If you've heard about cryptocurrencies, you've probably heard about cryptocurrency wallets too. To use your digital currency - whether it be to buy, sell, or even just store it - you will need to have a cryptocurrency wallet. But before you pay to open a cryptocurrency wallet, you should make sure that you know exactly what it is that you're purchasing.
In this article, we explain everything you need to know about cryptocurrency wallets, and point you towards which kind would work best for your unique needs.
What is a cryptocurrency wallet?
While it can helpful to think of a cryptocurrency as a digital version of an actual, physical wallet in which you store your coins, that analogy is actually rather misleading. Crypto wallets are a little bit more complex than that. Your digital money (bitcoin, for example) is not technically stored in your crypto wallet. Rather, a crypto wallet is where you keep your public key - which acts like an email address or username - and your private key - which you can think of as a password - which together enable you to interact with your digital money on the blockchain. Your purchased coins actually reside on the blockchain at all times, and your wallet is where you store the keys which you use to verify your ownership, so that you can then access and make transactions with them.
Crypto wallets are extremely important if you own cryptocurrency. Without your keys, you cannot verify your identity to access your assets, so it is crucial to keep your wallet safe. If you lost your keys, for example, you would not be able to prove the legitimacy of your ownership, so you would not be able to access your cryptocurrency - rendering your holdings worthless. Choosing a crypto wallet is, therefore, a decision that should take some time and research. There are two different types of wallet, each one having its own distinct advantages, and a vast market from which to buy from. It is not unusual for a crypto investor to have more than one wallet to suit their needs.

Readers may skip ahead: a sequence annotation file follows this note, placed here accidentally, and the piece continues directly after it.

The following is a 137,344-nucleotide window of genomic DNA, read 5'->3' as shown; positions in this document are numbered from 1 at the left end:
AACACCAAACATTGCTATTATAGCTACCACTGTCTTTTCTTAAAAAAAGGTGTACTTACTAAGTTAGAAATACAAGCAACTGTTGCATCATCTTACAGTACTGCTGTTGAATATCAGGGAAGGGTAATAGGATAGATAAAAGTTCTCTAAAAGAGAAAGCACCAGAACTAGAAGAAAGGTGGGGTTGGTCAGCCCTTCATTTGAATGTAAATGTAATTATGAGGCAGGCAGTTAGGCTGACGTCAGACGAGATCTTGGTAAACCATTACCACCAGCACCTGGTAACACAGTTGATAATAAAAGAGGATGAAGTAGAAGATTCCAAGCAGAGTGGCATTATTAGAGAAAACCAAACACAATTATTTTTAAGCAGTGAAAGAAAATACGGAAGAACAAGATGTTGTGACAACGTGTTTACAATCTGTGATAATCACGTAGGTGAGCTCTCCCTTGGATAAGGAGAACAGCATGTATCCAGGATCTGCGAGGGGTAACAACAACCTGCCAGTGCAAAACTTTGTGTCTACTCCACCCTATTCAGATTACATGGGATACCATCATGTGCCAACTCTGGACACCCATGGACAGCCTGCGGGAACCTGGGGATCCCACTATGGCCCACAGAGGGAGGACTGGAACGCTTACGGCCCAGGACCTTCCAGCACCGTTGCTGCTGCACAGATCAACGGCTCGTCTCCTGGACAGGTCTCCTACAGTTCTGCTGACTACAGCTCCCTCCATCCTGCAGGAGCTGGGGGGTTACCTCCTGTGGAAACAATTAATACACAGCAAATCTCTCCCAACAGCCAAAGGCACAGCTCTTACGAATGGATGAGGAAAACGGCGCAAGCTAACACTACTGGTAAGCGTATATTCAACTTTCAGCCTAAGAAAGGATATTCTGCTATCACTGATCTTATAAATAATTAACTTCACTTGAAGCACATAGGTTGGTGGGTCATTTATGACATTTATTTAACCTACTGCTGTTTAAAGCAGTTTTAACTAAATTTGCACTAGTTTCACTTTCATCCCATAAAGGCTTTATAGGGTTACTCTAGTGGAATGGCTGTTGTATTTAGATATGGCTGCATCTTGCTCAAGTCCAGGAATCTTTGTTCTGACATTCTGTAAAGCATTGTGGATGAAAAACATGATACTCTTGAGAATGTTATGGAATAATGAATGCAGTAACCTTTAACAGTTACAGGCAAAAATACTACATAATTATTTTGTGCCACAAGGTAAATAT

What is a hot cryptocurrency wallet?
A hot crypto wallet is a wallet which is connected to the internet. They are the most popular type of wallet because they tend to be easy to set up and convenient to access. Hot wallets can be used from any device with internet access, such as a mobile phone or a laptop, and are usually the wallet of choice for investors that want to make frequent, easy transactions with their crypto on a daily basis.
Despite the appeal of a hot wallet's efficiency, there is a downside: security. In theory, because a hot wallet means that your private key is being stored on a device connected to the internet, it could be vulnerable to cybercrime such as identity theft. This is why it's usually advised that investors avoid storing the keys to large amounts of cryptocurrency in a hot wallet, just in case their security is compromised and they lose access to their funds.
There are a number of hot wallet options on the market. Desktop wallets, some popular examples including Electrum and Wasabi, enable users to manage their cryptocurrency from a laptop or computer, but there are also mobile app versions - such as Mycelium or Exodus - for those that want quick access to their crypto portfolio on the go. There are even hybrid options for those that want both desktop and mobile access, with wallets from Blockchain or Blockstream Green.
Pros and cons of hot cryptocurrency wallets
|Hot crypto wallet pros||Hot crypto wallet cons|
|Easy to use, can access from any linked device||Potential security downfalls due to internet access|
|Wide variety of options to choose from||Not suitable for storing keys to large amounts of cryptocurrency|